Dr. Clark: I can assure the House that we have an agreed timetable to publish the draft Bill by the end of September. There is nothing in that timetable that precludes its candidacy for inclusion in the Queen's Speech later this year.

Sir George Young (North-West Hampshire): In addition to the legislative change on freedom of information mentioned by the previous two questioners, do we not also need a cultural change? Without both, will not greedy and loud-mouthed young men continue to seek information and contacts at extortionate prices?

Dr. Clark: I agree entirely with every sentiment expressed by the right hon. Gentleman. I hope that if we have radical freedom of information legislation, it will mean that the milieu in which such people purport to operate will be diminished.

Mr. Dale Campbell-Savours (Workington): In reply to the hon. Member for Lewes (Mr. Baker), my right hon.

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Friend referred to "healthy discussion". I wonder whether he was using those words with great care. Can we have an assurance that everyone is equally committed to taking this legislation forward in the way for which Labour party branches throughout the country have argued for the past 20 or 30 years? We believe that this is the litmus test of a Labour Government. Do we deliver on this agenda that everyone wants?

Dr. Clark: I listened carefully to what my hon. Friend said; I choose all my words with care. Clearly, there is a healthy debate, but, at the end of the day, we are committed to the principles contained in our White Paper. I was certainly encouraged by the support that I received, not only from my hon. Friends on the Government Benches, but from Opposition Members, when we had a full discussion of the issue on Monday.

Rev. Martin Smyth (Belfast, South): I welcome the Chancellor's openness on the matter. He will be aware that the Royal Society of Chemistry is keen on freedom of information because it is part of the scientific world; but will he bear in mind the society's concern that such freedom might be misused by others and that that issue might not be taken care of in the Bill?

Dr. Clark: We are aware of that sort of difficulty and that there is always a balance to be struck between privacy and personal freedom. We are also aware that there must be protection for genuine scientific research and we have built into the Bill the seven special exemptions that can be considered when deciding whether information should be withheld. If information were to be withheld, the information commissioner could make a judgment, based on the merits of the case, as to whether that decision was right. It is a robust piece of legislation, designed with the ordinary citizen--the ordinary men and women--of this country in mind.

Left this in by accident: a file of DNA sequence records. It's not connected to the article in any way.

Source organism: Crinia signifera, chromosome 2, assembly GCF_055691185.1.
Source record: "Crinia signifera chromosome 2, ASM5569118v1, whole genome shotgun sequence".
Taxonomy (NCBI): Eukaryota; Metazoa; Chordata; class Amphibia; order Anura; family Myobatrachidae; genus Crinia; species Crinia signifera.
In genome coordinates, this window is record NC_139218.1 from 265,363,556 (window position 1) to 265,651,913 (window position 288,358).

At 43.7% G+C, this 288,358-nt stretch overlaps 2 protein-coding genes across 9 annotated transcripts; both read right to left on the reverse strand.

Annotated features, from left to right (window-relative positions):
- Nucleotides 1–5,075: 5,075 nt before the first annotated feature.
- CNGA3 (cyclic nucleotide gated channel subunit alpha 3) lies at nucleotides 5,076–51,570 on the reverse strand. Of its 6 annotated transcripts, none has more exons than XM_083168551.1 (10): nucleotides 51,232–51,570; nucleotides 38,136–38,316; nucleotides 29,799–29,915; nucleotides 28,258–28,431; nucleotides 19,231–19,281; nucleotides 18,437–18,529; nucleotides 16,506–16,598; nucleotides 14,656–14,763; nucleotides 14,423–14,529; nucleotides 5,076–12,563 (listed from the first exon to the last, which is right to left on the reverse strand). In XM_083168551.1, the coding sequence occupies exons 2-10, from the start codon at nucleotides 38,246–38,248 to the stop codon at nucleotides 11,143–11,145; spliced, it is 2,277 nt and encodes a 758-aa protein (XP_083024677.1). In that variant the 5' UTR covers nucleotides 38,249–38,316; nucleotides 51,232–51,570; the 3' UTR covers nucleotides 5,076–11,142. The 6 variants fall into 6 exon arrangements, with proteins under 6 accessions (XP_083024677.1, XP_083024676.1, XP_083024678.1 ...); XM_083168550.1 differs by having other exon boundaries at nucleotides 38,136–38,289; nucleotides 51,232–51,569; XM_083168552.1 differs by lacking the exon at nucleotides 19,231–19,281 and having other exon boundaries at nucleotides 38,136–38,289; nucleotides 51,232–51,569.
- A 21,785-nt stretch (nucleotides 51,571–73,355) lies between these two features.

Public Appointments

2. Mrs. Jacqui Lait (Beckenham): What plans he has to encourage Government Departments to use the public appointments list. [47920]

The Parliamentary Secretary, Office of Public Service (Mr. Peter Kilfoyle): Departments seek nominations from a wide range of sources, of which the public appointments unit's list is one. Others include advertising, executive search, consultation with interested bodies and other departmental databases. Departments regularly consult the unit for names of candidates for specific appointments. Since April, the unit has suggested some 1,200 candidates for more than 150 posts and has been informed of 20 appointments. Others are still under consideration.

Mrs. Lait: I thank the Minister for that reply, but is he aware that the 20 appointments since April bring the grand total to 71 appointments of the hundreds made by Government Departments since the general election? Is he also aware that seven staff are employed in the operation? Does he regard it as an effective means of providing names to Government Departments, or does he agree that it is time either to beef it up, or to shut it down altogether?

Mr. Kilfoyle: The hon. Lady may recall that, when I was in opposition, I raised exactly the same questions

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about the public appointments unit, but, because the then Government insisted on secrecy, it was difficult to extract the very information to which she is now privy. I share her concern, but I have to tell her that the public appointments unit is devoted specifically to trying to increase the representation of women and people from ethnic minorities; and, although I accept that its performance appears to be in question, I would remind her that the decisions are made by individual Departments and not by the unit. The unit is trying purposefully to project as many names as possible into consideration for appointments, as they become available.